Girls Against: the group taking on sexual assault at gigs
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In 2017, sexism shouldn’t be thing - but in the era of pussy-grabbing presidents, cry-baby Meninists and institutionalised-apologists for sexual assault, it most certainly is. This is definitely apparent in the live music arena, where a shameful amount of women have spoken of sexual harassment and violence levelled at them. In the riot grrrl tradition Girls Against, a group of teenage feminists, decided enough is enough and started to work for change. Following a whirlwind year we spoke to founder Hann about the problem with sexual assault at gigs and what Girls Against hopes to achieve. Since founding in late 2015, Girls Against have taken their campaign fighting sexual harassment and assault at live music events to high places, offering support to victims and making strides in helping venues handle these issues better. It’s something that needs to be addressed, as Hann explains, “We get varying stories from people every day. It's mainly less violent ones where the other person won't leave them alone, makes lewd remarks and keeps touching them. "Sometimes though we get really violent ones - both are equally as important and both deserve to be defamed just as much as the other; some kinds of experiences are just more common.” Hann herself knows all how ‘common’ it can be. The genesis of Girls Against came from her own experience of assault at a Peace gig. “There was no direct person who made us want to start Girls Against. It was more the response online after my story about being assaulted was shared. It got hundreds of retweets and a response from the band themselves, who I had seen that night. We were just taken aback and thought 'wow, this is a much bigger issue than we thought'. We just wanted to help other people and see what we could do that might change something. “To be honest, it wasn't really a conscious decision - it was more when I started with this and I was asked about it and I just went 'oh, I guess I have to talk about this now'. It's never really been a huge problem for me though; I am lucky enough that talking about it actually made me come to terms with it in my head.” This simple act of starting to talk about it openly has started a large discussion. “It's almost exactly a year since we started and we're over 14,000 followers strong. This started out as just an idea on a rainy Tuesday night - it's insane to think about the amount of influence we could and do have.”
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There’s a reason that NME placed the four girls at number four in their People of The Year 2016 list. Their activism draws a direct parallel with the riot grrrl scene of the 90s and their ‘girls to the front’ gig philosophy. A big moment in their short history was getting the nod from scene legends, Bikini Kill, Le Tigre and The Julie Ruin front-woman Kathleen Hanna. “We were so happy when Kathleen Hanna followed us. Of course it was an inspiration both in the subject matter and the grassroots kind of ideology as well. It makes us laugh when people say that we're too young to be speaking about such an issue; we looked to those older than who are supposed to sort this kind of thing out and no one was doing anything about it so we took matters into our own hands.”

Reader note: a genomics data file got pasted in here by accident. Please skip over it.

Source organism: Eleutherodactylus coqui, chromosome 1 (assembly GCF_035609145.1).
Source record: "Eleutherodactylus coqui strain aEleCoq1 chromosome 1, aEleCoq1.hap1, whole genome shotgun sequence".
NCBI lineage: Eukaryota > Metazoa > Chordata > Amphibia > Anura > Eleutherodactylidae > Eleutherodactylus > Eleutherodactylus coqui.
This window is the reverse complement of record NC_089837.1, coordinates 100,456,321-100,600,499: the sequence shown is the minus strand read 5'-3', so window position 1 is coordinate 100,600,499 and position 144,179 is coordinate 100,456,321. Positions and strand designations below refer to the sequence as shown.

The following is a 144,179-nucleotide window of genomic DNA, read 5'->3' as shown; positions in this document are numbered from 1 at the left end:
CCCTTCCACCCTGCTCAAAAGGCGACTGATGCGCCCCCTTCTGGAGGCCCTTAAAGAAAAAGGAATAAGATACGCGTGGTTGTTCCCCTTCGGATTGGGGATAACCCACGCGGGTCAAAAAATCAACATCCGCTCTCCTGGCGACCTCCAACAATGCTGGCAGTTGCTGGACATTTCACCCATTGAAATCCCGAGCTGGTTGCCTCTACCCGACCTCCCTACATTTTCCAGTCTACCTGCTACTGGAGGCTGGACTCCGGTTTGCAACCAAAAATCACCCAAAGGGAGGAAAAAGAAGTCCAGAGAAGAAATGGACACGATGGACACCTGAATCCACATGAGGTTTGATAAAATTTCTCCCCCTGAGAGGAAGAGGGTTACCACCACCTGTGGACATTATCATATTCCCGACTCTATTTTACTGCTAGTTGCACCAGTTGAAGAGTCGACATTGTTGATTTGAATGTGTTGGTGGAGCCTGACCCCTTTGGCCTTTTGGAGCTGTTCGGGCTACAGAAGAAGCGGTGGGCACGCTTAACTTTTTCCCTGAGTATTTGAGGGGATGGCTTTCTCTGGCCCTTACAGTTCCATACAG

@the1975 support Girls Against and you should too x pic.twitter.com/tWpXb9aVfs— Girls Against (@girlsagainst) 19 March 2016
Regardless of age, the work of Girls Against is vital - which is proven by how busy it now keeps them, and also the bond it has created between the members and those who connect with them. “I was just saying the other day that I've loved how busy Girls Against has made me. I've always got something to do and I'm always going to meet or call people because of it. We've all made so many friends through it and have really matured as people because of what we have to do every day. We've also got to meet some of our idols, which is pretty cool too.” says Hann. “Collectively we'd met once for about three hours before Girls Against but now I consider the rest of the girls my best friends and we tell each other everything - the group chat is 50% gossiping, 50% actual work.” Obviously the most important aspect of our chat, and the campaign altogether, is all about helping people cope with incidents of sexual harassment and assault at gigs. In light of this, I asked Hann about any advice she has for people going through this trauma themselves. “I say the same to everyone, and that is to take your time and to process it in the way that works for you. Everyone is different and so is everyone's coping mechanism, and how they'd get over something like this is different. For me, it was easier to speak to someone online who I'd never met about it than speak to my family or friends. Some other people like to deal with it by themselves and others like to air it immediately on social media and to their friends. "None of these options are wrong or better than the other. It's all about you and what works for you. You are the priority because you've been through a horrific experience that no one should have to go through.” It is this personal understanding and non-judgmental approach which makes Girls Against such a valuable resource for those needing help. Only with dialogue and groups like Girls Against can we all make a positive change to make gig-going environments a safer place for everyone. After all, no one should be assaulted anywhere, especially not when trying to enjoy their favourite band live. If you would like to find out more Girls Against or offer your support you can find them on their blog, on Twitter and on Facebook.
Love that @kathleenhanna and @thejulieruin got @girlsagainst up on stage. No to sexual harassment at shows and everywhere. pic.twitter.com/xzJFyjfmMu— Emma Ritch (@EmmaRitch) 6 December 2016
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